PIC Programming : Finite State Machines are awesome!

Discussion in 'Off-Topic' started by Robin Mitchell, Mar 25, 2016.

  1. Robin Mitchell

    Thread Starter Well-Known Member

    Oct 25, 2009
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    Hi everyone,

    What I would like to know from you lot is what you think about finite state machines and if you have ever used them :). Here is my mini story of the day:

    So I am still working on the ZBM and decided that a boot loader was needed (sick to death of pulling out 28 pin DIP chips and shoving em back in).

    The boot loader uses a PIC18F45K22 that reads from an I2C device and then transfers the data into memory (WIP). But when I tried to get the I2C Module to work it just never did, complete fail. I have used I2C a fair number of times and only once ever got an on-board peripheral to actually work.

    So instead of sitting there spending once again hours of time trying to debug and track code I decided to bit bang. I know its bad practice considering the use of the module (which I could not get to work), but I also thought that it would be a good bit of practice to change my style of code from:

    "conditional loops where you sit there and wait for something to happen before you move on "

    To

    "Everything is always running and constantly checking for updates"

    In other words, a finite state machine.

    So today I have a bit bang I2C module working as a finite state machine and my main function literally only consists of this (so far):

    Code (Text):
    1.  
    2. do
    3. {
    4.     i2c_update();
    5.     memory_update();
    6.    
    7.     if(i2c_get_flag() == MACHINEIDLE)
    8.     {
    9.         memory_read(0,1);
    10.     }
    11. }while(1);
    12.  
    The awesome thing about this code is that it is impossible (I hope), that the code gets stuck somewhere. When I say this I mean that if the I2C module gets stuck in a state it will not affect any other running systems. There are no loops or conditional loops and just about everything is in the form of an if statement.

    All the best,
    Robin
     
  2. DickCappels

    Moderator

    Aug 21, 2008
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    Congratulations on getting the I2C module working.

    Is your last instruction on line 11 a while loop?
     
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  3. Robin Mitchell

    Thread Starter Well-Known Member

    Oct 25, 2009
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    @DickCappels

    The I2C Module is not in use, I am bit banging the SDA and SCL lines.

    The while loop you see is simply the program loop for the PIC. If that was not there then once all the states and services have been executed then the PIC would sit there idle. With that exception of the loop there are NO loops or do whiles or wait until something has happened.

    All the best,
    Robin
     
    Last edited: Mar 25, 2016
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  4. DickCappels

    Moderator

    Aug 21, 2008
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    Thank you for clearing that up.
     
  5. Papabravo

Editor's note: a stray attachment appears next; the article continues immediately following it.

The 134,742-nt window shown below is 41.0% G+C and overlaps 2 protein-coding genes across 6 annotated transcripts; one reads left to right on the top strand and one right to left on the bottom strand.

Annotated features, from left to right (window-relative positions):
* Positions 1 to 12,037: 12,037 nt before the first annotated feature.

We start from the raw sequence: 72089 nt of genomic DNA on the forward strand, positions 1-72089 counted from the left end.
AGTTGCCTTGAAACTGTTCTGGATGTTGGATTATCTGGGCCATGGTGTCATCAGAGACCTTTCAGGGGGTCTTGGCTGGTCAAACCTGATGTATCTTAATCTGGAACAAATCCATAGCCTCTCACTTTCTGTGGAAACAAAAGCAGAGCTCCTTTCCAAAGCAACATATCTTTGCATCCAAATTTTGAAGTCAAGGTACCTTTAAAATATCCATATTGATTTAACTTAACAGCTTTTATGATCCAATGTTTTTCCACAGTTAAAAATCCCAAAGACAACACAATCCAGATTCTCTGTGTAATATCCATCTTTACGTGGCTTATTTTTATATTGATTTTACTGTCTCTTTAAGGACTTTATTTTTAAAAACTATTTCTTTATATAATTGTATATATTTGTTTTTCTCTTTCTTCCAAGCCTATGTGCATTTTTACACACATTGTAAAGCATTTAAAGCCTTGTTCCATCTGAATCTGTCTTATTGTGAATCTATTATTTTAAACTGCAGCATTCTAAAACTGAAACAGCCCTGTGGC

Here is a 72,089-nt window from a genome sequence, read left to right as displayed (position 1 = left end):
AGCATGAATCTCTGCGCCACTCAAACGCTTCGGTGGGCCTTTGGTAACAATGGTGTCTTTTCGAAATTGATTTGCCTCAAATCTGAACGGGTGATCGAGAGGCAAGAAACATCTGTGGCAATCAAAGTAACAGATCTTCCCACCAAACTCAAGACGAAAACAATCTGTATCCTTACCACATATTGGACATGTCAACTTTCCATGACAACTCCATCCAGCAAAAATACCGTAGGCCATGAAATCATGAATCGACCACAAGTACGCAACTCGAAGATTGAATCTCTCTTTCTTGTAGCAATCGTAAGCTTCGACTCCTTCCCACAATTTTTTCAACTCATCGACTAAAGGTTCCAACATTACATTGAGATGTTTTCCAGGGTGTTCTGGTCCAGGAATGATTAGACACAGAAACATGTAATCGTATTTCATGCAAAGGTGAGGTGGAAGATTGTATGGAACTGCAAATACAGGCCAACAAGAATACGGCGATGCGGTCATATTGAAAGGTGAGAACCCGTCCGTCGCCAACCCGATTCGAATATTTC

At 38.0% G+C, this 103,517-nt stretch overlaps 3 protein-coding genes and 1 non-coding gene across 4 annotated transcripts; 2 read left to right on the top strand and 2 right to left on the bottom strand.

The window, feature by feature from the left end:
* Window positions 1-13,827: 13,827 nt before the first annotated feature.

Expert

    Feb 24, 2006
    10,152
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    There is a subtle difference between do{}while(condition); and while(condition){}.
    In the first case the body of the loop is executed at least one time before the condition is checked. In the second case the body of the loop will not be executed if the condition is false.
     
    Last edited: Mar 26, 2016
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  6. Robin Mitchell

    Thread Starter Well-Known Member

    Oct 25, 2009
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    I use the do while mainly out of habit. When I started learning C about 6 to 8 years ago I must have come across an example with that instead of just while{}.
     
  7. JohnInTX

    Moderator

    Jun 26, 2012
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    1,029
    Not sure about I2C modules in later chips but the basic I2C slave left much to be desired. There were issues with the S/P flags (data was buffered but not the flags,etc.). I indeed used a FSM to work the I2C and decode messages after much fussing with the flags. I use FSMs for pretty much everything anyway. If you need some help getting the SSP slave working maybe I can help.

    Back when I did a lot of 8085/Z80 stuff, we used a firmware monitor/debugger that among other things, managed the download of Intel hex into RAM for execution. The monitor also provided debug functions such as single step, register inspection and change, code modification (in hex) and a breakpoint capability that allowed you to poke a RST instruction into the code to trigger the breakpoint. We also used external hardware to be able to set up hardware breakpoints by decoding the address on the bus and comparing it to one set on thumbwheel switches. Later, we used a ROM emulator that had breakpoints built in. At any rate, a firmware monitor/boot loader would come in handy especially if you are contemplating adding a disk.

    If any of this tickles your fancy, I can root around to see if I can find some source for the basic monitor - it would be 8085 assembler but would give you a starting point for a Z80. Shoot me a PM if you are interested.
     
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  8. Robin Mitchell

    Thread Starter Well-Known Member

    Oct 25, 2009
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    @JohnInTX

    Hmm, tickles my fancy it does!
    I would love to see what you have lying around.

    Regards,
    Robin
     
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